This study investigated the effect of playing time on physiological and perceptual responses to six, 60 min matches played over five days. Thirty youth football players (age = 14.1 ± 0.4 years; body mass = 57.4 ± 12.9 kg; stature 169.3 ± 7.7 cm) were grouped into low (<250 min; LPG, n = 18) and high (≥250 min; HPG, n = 12) match exposure groups and monitored daily for lower body power and perceived wellness. GPS technology was used to assess match running demands in total distance (m•min-1), low (<13 km•h-1) and high (≥13 km•h-1) speed running categories. Hypothesis based testing and effect sizes (ES) were used to analyse data. The HPG performed moderately more total distance (103.7 ± 10.4 cf. 90.2 ± 19.7 m•min-1, P = 0.03; ES=0.74 ± 0.63) and high speed running (26.7 ± 6.6 cf. 20.3 ± 6.5 m•min-1, P = 0.01; ES=0.87 ± 0.6) than the LPG across all six matches. Differences of a small magnitude were observed between groups for lower body power (P = 0.08; ES =0.59 ± 0.8) and perceived wellness (P = 0.09; ES=0.42 ± 0.4) which were both higher in the HPG. Youth football players appear well equipped to deal with intensified period of competition, such as those experienced in tournaments, irrespective of match exposure.
    • Pre-season training responses and their associations with training load in elite rugby league players

      Daniels, Matthew; Highton, Jamie M.; Twist, Craig; St Helens RFC; University of Chester (Taylor and Francis, 2019-05-07)
      Strength, power and endurance characteristics and their association with training load during a 7-week preseason training phase was assessed in elite rugby league players. Twenty-two players (age 23.3 ± 4.4 years) performed bench throw, one repetition maximum (1RM) bench press, squat jumps, three repetition maximum (3RM) squats, prone pull ups and prone Yo-Yo intermittent recovery test level 1 (Yo-Yo IR1) before and after the 7-week preseason period. Training was classified into Gym, Field and Wrestle, with training load of each monitored using session rating of perceived exertion (sRPE) multiplied by training duration (sRPE-TL). There were most likely improvements in 3RM back squat, prone pull-ups and Yo-Yo IR1 and likely improvements in bench press, bench throw and squat jump after the 7-week training programme (ES = 0.3 to 1.2). Accumulated sRPE-TL for Gym, Field and Wrestle sessions was 9176 ± 1187, 10906 ± 2162, and 1072 ± 315 AU, respectively. Relationships between mean weekly sRPE-TL and changes in physical qualities was trivial to large (r = -0.67 to 0.34). This study suggests sRPE-TL is unsuitable to detect dose-response relationships between training load and the changes in physical qualities of elite rugby league players during the pre-season period.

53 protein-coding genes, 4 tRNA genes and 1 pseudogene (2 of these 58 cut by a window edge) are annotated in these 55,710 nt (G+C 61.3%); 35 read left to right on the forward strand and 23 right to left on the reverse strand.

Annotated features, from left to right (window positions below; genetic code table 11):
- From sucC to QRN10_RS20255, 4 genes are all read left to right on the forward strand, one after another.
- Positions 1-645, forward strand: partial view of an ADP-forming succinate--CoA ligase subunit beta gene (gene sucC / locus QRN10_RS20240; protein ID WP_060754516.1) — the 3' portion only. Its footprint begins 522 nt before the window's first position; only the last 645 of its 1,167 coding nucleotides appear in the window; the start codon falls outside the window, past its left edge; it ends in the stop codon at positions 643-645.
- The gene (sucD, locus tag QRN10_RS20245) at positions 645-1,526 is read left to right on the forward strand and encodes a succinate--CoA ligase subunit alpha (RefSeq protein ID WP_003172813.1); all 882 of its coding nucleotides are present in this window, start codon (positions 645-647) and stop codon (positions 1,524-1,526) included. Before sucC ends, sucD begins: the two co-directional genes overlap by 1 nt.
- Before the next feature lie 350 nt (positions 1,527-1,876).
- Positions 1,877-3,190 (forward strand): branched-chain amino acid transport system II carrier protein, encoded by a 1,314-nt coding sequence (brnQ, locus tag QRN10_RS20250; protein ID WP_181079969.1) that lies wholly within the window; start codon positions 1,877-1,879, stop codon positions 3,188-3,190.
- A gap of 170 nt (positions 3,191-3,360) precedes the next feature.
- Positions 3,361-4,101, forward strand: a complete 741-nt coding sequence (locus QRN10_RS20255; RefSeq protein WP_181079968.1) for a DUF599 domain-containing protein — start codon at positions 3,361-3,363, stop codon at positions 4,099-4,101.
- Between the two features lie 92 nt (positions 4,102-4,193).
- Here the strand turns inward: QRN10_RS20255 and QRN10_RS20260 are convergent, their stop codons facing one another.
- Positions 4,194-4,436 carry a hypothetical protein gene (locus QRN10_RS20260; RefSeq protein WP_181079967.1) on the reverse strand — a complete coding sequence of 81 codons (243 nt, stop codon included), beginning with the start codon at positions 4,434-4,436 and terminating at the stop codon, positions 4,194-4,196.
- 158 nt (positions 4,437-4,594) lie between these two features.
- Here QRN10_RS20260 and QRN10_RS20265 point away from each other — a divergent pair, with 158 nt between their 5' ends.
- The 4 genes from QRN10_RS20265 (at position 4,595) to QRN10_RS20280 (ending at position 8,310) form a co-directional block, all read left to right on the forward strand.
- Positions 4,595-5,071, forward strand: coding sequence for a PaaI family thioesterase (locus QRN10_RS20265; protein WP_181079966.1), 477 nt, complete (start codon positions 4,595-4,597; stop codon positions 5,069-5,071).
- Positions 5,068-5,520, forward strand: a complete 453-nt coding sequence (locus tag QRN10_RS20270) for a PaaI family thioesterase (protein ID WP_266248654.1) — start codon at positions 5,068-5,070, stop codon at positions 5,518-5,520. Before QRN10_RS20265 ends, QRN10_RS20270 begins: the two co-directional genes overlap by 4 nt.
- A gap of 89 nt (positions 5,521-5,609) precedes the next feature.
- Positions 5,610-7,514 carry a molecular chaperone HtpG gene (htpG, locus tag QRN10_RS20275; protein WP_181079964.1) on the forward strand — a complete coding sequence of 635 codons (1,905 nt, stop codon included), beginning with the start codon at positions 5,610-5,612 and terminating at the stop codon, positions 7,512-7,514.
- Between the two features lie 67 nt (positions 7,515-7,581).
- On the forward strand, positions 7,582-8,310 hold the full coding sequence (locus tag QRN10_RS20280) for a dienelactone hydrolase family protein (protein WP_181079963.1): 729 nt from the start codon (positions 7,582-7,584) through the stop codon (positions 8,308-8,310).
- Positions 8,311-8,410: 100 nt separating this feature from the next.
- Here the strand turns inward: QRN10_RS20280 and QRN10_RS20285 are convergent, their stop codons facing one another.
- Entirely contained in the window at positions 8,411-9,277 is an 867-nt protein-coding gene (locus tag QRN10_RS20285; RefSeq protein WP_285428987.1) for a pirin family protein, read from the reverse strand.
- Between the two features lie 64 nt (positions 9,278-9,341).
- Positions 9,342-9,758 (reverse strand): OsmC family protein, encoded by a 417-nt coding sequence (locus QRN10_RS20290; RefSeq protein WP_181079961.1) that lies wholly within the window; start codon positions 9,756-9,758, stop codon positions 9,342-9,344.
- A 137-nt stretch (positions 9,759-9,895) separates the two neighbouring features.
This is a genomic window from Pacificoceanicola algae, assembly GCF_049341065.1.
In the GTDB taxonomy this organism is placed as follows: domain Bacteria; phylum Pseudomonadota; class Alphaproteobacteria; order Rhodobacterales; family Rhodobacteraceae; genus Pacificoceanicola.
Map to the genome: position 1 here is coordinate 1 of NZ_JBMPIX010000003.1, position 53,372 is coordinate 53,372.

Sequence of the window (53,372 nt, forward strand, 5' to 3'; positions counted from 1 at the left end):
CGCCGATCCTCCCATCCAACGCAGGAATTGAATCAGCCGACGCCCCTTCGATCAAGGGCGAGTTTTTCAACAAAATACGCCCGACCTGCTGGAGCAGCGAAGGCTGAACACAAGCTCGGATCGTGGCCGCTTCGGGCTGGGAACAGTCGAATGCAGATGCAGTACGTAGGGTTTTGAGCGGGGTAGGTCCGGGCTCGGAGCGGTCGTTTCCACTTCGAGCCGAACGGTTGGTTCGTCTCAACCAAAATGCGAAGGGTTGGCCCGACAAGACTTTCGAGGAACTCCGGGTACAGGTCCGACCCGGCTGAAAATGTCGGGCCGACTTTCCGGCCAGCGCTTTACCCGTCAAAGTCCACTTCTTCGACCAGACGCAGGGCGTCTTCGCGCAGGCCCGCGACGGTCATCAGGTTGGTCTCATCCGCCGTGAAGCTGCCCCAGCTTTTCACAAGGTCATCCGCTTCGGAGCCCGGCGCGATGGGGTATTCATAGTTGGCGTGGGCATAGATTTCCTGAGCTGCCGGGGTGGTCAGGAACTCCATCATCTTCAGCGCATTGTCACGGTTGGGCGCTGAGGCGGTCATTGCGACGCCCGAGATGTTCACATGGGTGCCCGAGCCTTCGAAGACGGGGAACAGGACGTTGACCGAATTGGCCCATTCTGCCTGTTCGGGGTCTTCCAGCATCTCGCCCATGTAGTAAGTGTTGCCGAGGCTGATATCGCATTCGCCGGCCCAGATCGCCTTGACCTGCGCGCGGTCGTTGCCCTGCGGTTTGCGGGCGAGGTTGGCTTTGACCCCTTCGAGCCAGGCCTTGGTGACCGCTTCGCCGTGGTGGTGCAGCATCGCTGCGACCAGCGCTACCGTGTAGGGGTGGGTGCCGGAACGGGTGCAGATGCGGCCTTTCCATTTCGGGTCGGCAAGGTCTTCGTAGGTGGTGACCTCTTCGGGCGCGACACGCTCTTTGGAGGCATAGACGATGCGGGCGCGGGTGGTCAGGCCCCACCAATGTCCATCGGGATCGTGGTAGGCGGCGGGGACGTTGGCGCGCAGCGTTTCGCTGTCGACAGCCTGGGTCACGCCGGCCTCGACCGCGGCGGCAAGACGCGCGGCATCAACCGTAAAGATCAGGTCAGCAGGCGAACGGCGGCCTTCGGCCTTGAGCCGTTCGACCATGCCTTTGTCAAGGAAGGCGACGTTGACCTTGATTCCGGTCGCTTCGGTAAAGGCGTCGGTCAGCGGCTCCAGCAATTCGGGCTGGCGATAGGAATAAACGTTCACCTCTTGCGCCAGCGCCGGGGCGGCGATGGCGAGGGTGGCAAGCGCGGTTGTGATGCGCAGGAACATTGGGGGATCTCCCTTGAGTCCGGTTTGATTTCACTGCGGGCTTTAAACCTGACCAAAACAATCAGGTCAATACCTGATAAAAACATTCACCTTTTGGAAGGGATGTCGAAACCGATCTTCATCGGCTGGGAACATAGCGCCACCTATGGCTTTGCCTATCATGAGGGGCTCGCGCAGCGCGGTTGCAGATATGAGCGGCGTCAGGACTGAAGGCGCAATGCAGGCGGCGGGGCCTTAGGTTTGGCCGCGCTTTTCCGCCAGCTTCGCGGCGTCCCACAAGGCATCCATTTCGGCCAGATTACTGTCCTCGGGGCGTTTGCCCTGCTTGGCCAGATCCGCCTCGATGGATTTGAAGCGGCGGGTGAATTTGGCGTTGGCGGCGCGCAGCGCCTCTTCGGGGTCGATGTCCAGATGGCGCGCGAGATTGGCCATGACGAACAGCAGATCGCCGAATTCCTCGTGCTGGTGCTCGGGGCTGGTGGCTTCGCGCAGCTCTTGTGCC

• To Infinity and Beyond: The Use of GPS Devices within the Football Codes

      Malone, James; Barrett, Stephen; Barnes, Chris; Twist, Craig; Drust, Barry; Liverpool Hope University; Hull City FC; CB Sports Performance; University of Chester; Liverpool John Moores University (Taylor and Francis, 2019-10-17)
      The quantification of external load through global positioning systems (GPS) is now commonplace across the different football codes. Despite this acceptance amongst sports science practitioners, confusion still remains around which are the most appropriate metrics to use when monitoring their athletes. In addition, the translation of the message between the data gathered and the athletes and coaches can often be lost. The aim of this commentary is to provide discussion and recommendations when using GPS for athlete monitoring.